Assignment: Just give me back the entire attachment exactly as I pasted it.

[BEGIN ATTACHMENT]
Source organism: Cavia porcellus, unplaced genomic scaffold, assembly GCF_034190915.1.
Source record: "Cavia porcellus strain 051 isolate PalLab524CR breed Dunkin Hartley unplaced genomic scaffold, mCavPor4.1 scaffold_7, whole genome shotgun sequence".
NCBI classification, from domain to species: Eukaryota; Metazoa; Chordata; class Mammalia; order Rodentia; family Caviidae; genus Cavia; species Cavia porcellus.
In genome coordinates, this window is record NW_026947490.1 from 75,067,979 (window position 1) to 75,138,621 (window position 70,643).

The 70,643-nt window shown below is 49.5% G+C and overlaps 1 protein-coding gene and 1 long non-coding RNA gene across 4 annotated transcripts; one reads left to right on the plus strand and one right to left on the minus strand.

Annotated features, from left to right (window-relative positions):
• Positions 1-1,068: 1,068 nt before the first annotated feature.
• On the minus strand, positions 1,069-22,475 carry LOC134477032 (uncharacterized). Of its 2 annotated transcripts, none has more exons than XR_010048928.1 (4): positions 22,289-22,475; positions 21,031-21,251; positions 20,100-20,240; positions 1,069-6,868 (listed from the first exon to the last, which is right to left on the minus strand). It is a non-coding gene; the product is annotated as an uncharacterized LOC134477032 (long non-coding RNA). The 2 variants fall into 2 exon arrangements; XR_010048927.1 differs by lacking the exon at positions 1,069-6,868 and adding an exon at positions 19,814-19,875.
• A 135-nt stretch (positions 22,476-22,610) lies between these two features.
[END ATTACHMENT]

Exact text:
Source organism: Cavia porcellus, unplaced genomic scaffold, assembly GCF_034190915.1.
Source record: "Cavia porcellus strain 051 isolate PalLab524CR breed Dunkin Hartley unplaced genomic scaffold, mCavPor4.1 scaffold_7, whole genome shotgun sequence".
NCBI classification, from domain to species: Eukaryota; Metazoa; Chordata; class Mammalia; order Rodentia; family Caviidae; genus Cavia; species Cavia porcellus.
In genome coordinates, this window is record NW_026947490.1 from 75,067,979 (window position 1) to 75,138,621 (window position 70,643).

The 70,643-nt window shown below is 49.5% G+C and overlaps 1 protein-coding gene and 1 long non-coding RNA gene across 4 annotated transcripts; one reads left to right on the plus strand and one right to left on the minus strand.

Annotated features, from left to right (window-relative positions):
• Positions 1-1,068: 1,068 nt before the first annotated feature.
• On the minus strand, positions 1,069-22,475 carry LOC134477032 (uncharacterized). Of its 2 annotated transcripts, none has more exons than XR_010048928.1 (4): positions 22,289-22,475; positions 21,031-21,251; positions 20,100-20,240; positions 1,069-6,868 (listed from the first exon to the last, which is right to left on the minus strand). It is a non-coding gene; the product is annotated as an uncharacterized LOC134477032 (long non-coding RNA). The 2 variants fall into 2 exon arrangements; XR_010048927.1 differs by lacking the exon at positions 1,069-6,868 and adding an exon at positions 19,814-19,875.
• A 135-nt stretch (positions 22,476-22,610) lies between these two features.